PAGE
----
Covid-19 has given an opportunity to openly talk about the importance of mental health in our lives, states Dr Anand.  “The rare opportunity of being shut at home with family has opened up many avenues regarding how much we know about each other and how we look at human behavior. There has been a rise in individual stress in all ages and genders and these unprecedented times have put forward some situations never faced by people before. These situations have tested humanity and have made us change the way of the norm affecting our thoughts and behavior.”

The advent of tele-health, which allows for quick, easy, confidential and cheaper access to doctors and therapists is something that was earlier not considered a reliable medium of treatment earlier, states Bhardwaj. She also adds that there are various apps that have been launched with text features which provide a patient a platform to speak with experts in confidence when options of privacy or transport are not easily available. 

This year, recognizing the impact of the Covid-19 pandemic on mental health, finance minister Nirmala Sitharaman announced that the Center will be launching a National Tele Mental Health program4, which will include a network of 23 tele mental health centers of excellence. 

According to Rai, this program “will change mental healthcare to a great extent. It will make it easier for people to access quality counseling and care services related to mental health.”

“Covid-19 also ensured that people no longer just adopt distraction measures such as going out, gymming, shopping or repression of their problems as a coping mechanism against a mental issue,” says Bhardwaj.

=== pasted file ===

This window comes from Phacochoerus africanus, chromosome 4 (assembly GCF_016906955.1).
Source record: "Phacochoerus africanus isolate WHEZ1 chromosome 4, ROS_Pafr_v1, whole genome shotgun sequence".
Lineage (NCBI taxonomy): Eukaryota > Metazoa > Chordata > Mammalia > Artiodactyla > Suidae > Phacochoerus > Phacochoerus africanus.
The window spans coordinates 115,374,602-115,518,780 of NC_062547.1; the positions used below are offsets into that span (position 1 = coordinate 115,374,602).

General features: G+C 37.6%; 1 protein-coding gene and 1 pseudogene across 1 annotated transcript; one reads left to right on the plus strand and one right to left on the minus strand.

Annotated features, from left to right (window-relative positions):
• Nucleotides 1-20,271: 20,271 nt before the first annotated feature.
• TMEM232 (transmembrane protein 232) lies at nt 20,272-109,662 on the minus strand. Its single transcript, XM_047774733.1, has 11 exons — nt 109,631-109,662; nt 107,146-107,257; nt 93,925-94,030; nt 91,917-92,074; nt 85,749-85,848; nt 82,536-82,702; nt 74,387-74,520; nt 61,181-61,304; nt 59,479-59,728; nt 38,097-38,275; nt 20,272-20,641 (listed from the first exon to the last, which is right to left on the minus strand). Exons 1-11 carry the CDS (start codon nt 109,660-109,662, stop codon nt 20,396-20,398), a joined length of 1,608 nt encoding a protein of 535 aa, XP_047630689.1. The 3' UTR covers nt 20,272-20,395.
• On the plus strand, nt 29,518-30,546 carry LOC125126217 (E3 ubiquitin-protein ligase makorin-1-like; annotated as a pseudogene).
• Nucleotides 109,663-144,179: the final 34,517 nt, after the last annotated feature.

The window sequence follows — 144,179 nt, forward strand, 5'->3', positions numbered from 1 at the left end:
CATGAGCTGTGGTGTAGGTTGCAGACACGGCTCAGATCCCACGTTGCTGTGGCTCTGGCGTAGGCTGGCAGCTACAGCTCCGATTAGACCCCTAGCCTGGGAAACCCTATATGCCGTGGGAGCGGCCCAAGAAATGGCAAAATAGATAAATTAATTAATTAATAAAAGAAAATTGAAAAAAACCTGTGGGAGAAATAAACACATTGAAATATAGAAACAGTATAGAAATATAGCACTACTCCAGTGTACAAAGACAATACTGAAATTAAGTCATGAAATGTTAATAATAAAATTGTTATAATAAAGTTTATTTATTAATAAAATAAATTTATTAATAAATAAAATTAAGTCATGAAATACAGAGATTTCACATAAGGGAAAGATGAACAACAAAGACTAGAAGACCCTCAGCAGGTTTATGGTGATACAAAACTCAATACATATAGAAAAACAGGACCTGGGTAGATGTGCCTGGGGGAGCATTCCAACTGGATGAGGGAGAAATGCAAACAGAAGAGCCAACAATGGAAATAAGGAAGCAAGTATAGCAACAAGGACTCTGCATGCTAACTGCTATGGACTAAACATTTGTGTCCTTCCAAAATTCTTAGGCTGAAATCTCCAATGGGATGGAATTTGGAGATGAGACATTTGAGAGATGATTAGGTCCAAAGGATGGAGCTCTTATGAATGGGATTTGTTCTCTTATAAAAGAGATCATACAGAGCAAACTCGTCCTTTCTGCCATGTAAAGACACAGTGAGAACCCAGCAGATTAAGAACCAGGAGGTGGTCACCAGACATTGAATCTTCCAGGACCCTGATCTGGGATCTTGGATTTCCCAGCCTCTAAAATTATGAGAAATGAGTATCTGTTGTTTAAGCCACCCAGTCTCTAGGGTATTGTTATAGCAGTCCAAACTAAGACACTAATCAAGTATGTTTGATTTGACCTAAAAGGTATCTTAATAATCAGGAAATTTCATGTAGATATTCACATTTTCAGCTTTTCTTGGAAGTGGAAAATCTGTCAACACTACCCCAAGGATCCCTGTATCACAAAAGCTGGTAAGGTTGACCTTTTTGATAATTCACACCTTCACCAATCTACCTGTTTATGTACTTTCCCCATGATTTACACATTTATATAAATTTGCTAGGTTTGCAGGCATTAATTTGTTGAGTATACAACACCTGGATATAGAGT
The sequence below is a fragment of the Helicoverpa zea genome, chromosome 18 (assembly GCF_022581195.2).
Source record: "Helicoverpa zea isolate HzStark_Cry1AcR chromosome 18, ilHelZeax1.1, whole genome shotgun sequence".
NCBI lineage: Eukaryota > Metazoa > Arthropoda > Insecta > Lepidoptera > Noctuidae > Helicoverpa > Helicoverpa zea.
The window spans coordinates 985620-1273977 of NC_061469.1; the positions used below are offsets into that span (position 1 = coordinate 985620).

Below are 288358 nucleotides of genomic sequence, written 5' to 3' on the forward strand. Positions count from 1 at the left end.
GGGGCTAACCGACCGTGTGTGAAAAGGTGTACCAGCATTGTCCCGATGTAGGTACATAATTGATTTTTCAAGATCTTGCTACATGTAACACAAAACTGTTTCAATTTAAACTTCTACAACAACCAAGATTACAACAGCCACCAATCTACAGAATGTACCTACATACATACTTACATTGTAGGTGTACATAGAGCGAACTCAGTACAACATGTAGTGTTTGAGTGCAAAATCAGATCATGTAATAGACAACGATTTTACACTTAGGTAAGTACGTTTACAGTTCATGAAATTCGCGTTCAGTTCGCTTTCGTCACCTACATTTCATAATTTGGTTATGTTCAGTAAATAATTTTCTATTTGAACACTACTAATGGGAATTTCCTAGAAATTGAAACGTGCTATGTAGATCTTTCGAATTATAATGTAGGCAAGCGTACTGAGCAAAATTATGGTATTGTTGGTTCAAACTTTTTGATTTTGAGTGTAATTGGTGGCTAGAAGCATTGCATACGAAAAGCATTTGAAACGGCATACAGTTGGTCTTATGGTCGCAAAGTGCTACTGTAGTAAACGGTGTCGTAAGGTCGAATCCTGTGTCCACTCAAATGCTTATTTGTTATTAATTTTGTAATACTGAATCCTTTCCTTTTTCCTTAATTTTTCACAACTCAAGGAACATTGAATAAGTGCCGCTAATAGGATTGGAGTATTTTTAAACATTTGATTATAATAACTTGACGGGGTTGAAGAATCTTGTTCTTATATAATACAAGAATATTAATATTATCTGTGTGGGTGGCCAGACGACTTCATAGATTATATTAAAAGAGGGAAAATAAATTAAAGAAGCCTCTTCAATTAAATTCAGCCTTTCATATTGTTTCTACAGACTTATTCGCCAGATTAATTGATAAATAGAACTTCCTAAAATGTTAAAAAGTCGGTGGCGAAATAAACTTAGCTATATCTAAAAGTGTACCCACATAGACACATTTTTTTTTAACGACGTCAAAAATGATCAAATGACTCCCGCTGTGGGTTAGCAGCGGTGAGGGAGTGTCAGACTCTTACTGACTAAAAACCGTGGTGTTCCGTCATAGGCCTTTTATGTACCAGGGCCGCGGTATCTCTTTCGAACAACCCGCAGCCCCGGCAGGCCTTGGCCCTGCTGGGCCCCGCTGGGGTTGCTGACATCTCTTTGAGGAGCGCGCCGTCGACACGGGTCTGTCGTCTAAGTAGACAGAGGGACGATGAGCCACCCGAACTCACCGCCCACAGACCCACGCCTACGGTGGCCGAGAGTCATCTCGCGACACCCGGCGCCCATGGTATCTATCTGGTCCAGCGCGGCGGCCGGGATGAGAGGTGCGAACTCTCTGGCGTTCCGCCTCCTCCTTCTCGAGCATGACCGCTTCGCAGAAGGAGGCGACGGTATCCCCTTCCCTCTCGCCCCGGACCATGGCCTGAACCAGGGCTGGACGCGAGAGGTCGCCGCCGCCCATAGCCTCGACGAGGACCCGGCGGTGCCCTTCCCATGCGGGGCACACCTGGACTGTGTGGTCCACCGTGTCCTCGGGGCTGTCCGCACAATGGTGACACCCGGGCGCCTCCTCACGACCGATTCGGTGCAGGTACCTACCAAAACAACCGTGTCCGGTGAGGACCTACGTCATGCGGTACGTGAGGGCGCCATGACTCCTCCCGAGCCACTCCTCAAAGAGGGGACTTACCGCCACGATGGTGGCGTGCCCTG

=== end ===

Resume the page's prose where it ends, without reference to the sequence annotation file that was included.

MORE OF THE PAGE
“In the ongoing pandemic, mental health has taken center stage. Today, the conversation on mental health and the associated stigma around it is openly talked about,” chimes in Rai.

Mental health in India: What’s the need of the hour? 

Increasing awareness about mental health issues is the most important need of the hour, point out experts. “Incorporating mental health awareness in social platforms can help. Academic curriculums must include mental health issues. Better accessibility of mental health solutions should also be focused on. Mental health helplines and suicide prevention helplines should undergo more promotion. Influencers (social media, Indian movie stars, politicians, religious heads) should promote mental health awareness,” says Dr. Anand.

Seconds Bhardwaj, as she says that there is an urgent need to create mental health literacy and advocacy at the school level. “We can just as easily have a mental health class, something on a similar line of physical education or moral science.”

A provision needs to be made to compulsorily appoint an adequate number of counselors and psychologists at schools, institutes and organizations. They should not be seen as administrators or substitute teachers or ‘secret informants’ of school principals or parents, she adds.

Similarly, Rai states that there is a need to set up a network of professionals and make the services accessible for people across the country. “With state-of-the-art technology, a platform is needed where patient data can be collected and moved around for better treatment and care. In addition, proper channels must be installed to spread awareness about the mental health issues, their causes and diagnosis. It will help people to come to the front and seek professional help.”


[1] WHO Report 2019

[2] National Mental Health Survey 2015-16

[3] WHO and Mental Health

[4] National Tele Mental Health Program, India